Housing options at southern schools

Haven’t done campus visits and would appreciate housing info on #colleges-and-universities:university-of-miami-florida #colleges-and-universities:tulane-university #colleges-and-universities:florida-state-university #colleges-and-universities:clemson-university #colleges-and-universities:elon-university and #colleges-and-universities:the-university-of-alabama

Do u Miami and Tulane have available housing for all four years (seems not to). What is the quality of the housing? How difficult is it to get off-campus and how complicated is to get to campus if you are off site (esp without a car)?

Do Clemson, FSU, Elon and Alabama all guarantee housing?

Alabama does not guarantee housing for all 4 years (except for Presidential Elite winners and NMF I think) - this will be similar for all the large state schools on your list.

Bama housing ranges from suite style with your own room, to traditional halls, some with en suite and some communal. Its best to look on the housing pages.

Most people move off campus after freshman year - lots of apts and houses nearby

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My experience as both a student and a parent is that most students want to move off campus and have a full apartment at some point. I get that having 4 years of guaranteed on campus housing would be important in high cost of living areas but it’s often cheaper for students to live off campus than on, and in many campuses, even closer to academic buildings than some of the far out dorms (depending on campus).

Personally I wouldn’t make a college decision based on on campus housing all 4 years.


At Elon most live on campus the first 2 years, then move off campus to bigger and cheaper apartments that are still within walking distance of campus. Everyone in those apartment complexes is an Elon student.


Clemson doesn’t appear to guarantee housing after freshman year, I’m assuming my freshman will go off campus next year, seems like there are a lot of options (we’re from the northeast so rents are definitely cheaper than what her siblings paid).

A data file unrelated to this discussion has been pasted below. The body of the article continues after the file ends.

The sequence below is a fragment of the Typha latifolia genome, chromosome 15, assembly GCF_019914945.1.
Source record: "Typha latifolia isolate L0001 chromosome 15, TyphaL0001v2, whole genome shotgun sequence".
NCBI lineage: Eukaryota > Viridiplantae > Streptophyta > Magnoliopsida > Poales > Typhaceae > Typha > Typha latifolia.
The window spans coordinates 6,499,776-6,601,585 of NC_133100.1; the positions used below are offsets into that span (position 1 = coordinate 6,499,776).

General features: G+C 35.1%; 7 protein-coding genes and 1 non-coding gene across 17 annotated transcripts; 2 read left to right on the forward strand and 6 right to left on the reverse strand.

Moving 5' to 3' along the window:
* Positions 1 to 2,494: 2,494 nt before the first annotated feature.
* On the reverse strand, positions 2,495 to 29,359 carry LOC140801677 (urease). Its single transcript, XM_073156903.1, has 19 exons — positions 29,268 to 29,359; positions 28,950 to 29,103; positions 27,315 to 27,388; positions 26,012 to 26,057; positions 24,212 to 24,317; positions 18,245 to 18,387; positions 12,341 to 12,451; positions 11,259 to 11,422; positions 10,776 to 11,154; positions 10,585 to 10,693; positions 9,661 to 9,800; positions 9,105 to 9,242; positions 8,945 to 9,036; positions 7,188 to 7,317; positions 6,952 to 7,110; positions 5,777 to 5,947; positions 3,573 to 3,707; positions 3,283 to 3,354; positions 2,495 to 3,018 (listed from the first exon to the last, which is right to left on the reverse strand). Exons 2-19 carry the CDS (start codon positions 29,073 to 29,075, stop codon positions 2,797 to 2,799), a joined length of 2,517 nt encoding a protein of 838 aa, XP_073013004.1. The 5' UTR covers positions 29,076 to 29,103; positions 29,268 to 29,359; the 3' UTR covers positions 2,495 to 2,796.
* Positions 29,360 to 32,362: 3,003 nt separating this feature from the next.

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D20 pays 425/mo for a furnished 4bd/4ba townhouse in a complex with 2 pools, small clubhouse, dog park, gym, etc; it includes all utilities except water and is on the red line. It’s so much cheaper off campus!


As @Mjkacmom said Clemson doesn’t guarantee housing after Freshman year, BUT most kids don’t want to live on campus after freshman year, except for RA’s and GA’s. There are many complexes within walking distance of campus, many others within a short shuttle ride (many complexes have their own shuttles) and still many more a little further out, but on one of the bus lines. Clemson was designed as a walking campus, so most of the parking is around the perimeter; it’s not much closer than some of the apartment complexes. There are on-campus and off-campus transit services as well.

Rents in the area range from 350-1200/month depending on location, age and amenities. They can find apartments that match their dorm choices, for example D20s is in honors college, but preferred the RISE LLC; this year she and her roommates chose a complex that has a higher concentration of engineering and other stem majors. It’s quiet without a lot of partying, which they like. Others have higher greek concentrations or athletes, etc. Some are known for partying or huge tailgates.

DD and her friends still attend social events and clubs on campus. Tiger Transit has a nighttime safety system available (there’s an app for that) and commuters are allowed to park in employee spaces close to buildings in the evenings. They also zipcars, which are a fleet of ride-share vehicles if a student occasionally needs a car, and the buses run into the early morning (2 or 3 am depending on the route).

Thanks @Tigerwife92, makes it much clearer. We haven’t visited many campuses so this really helps.

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I was on a Florida State parent page for a bit before my daughter made her college decision. My impression was that housing was not a 100% guarantee even for freshmen (although there are many apartment options surrounding campus, so it’s almost like you’re on campus). It seemed to be a very competitive process, with a “housing deposit day” shortly after admission decisions are released, where students clamor to put down a deposit and get in a virtual line to pick dorms later in the spring. It forces a quick decision to either say “Yes” to FSU or put down the housing deposit anyway and risk losing a portion of it if your kid decides not to go (which many people do). Also, the pick list moves as those who put down deposits but weren’t sure about FSU, decide on other colleges.

I also noticed (and someone with a kid at FSU can correct me, if I’m wrong), that when picking a roommate, FSU recognizes the later of the two lottery pick numbers. So if one kid is #70 in the room pick and wants to room with some one who has pick #4,017 they both have to drop down to #4,017. I thought that was odd and that it must be hard for kids with bad lottery numbers to find roommates.

Upperclassmen/women can stay on campus (although I think the choices and spots are limited) - they have their own pick/lottery before the incoming freshmen pick.

My impression is that 4-yr on campus living guarantees are few and far between, and may be limited to much smaller schools than the ones you are looking at.